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[Solved]: What is the complexity of finding the two prime numbers a composite number (used in RSA Protocol) is made of?

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Problem Detail: 

I am aware that as the number increases in Digits the process of locating the two prime numbers that when multiplied produce the given number is increased as well.

I also know that is it somewhat exponential or even more and with current machines it is rendered impossible to do in less than a year to find it for numbers used in an RSA protocol (they are too big).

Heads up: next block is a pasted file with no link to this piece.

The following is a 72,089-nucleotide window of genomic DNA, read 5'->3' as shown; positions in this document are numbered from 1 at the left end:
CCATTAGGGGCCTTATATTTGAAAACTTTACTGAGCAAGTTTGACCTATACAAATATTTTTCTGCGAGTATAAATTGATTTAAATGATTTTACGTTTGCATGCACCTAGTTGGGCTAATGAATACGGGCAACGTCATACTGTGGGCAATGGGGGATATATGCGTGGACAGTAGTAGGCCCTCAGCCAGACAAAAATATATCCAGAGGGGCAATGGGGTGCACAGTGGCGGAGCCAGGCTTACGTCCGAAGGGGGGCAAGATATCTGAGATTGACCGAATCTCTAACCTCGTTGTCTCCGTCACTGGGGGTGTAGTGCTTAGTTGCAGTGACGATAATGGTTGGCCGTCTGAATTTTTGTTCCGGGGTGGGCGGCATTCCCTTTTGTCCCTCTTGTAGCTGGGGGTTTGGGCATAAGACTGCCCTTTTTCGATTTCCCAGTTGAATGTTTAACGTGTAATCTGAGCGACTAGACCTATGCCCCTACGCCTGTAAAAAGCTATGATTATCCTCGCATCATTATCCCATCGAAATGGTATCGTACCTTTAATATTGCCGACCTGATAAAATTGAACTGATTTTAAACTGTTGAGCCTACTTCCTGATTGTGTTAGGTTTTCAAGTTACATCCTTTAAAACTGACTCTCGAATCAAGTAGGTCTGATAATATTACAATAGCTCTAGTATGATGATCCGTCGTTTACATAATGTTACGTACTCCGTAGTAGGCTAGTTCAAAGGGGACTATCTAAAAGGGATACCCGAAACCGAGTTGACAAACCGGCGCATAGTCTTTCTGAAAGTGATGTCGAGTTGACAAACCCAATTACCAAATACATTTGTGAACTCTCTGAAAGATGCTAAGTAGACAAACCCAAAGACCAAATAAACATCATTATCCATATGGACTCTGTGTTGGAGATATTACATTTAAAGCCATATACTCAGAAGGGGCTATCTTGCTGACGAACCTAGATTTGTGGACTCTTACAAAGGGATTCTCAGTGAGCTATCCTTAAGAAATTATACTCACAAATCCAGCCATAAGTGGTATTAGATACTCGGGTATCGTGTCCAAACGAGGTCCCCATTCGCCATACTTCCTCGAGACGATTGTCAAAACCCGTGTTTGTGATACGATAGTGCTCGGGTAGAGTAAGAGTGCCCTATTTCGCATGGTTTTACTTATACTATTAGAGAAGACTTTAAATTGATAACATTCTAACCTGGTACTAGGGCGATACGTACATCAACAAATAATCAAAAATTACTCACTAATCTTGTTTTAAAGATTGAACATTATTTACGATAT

What I am asking is what is the actual complexity of such a task? I am looking for average and maximum complexity.

Asked By : John Demetriou

Answered By : john_leo

Large numbers are factored with the General Number Field Sieve, which is, as of now, the fastest non-quantum algorithm. You can find the heuristic runtime in the linked Wikipedia-article.
Also in use is the Elliptic Curve Factorization, which needs longer runtime in the worst-case, but has the advantage that the runtime depends on the second-largest factor. Thus every now and then it's faster.
The largest "RSA"-number yet factored is a 768 bit number (RSA Factoring Challenge).

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Question Source : http://cs.stackexchange.com/questions/32633

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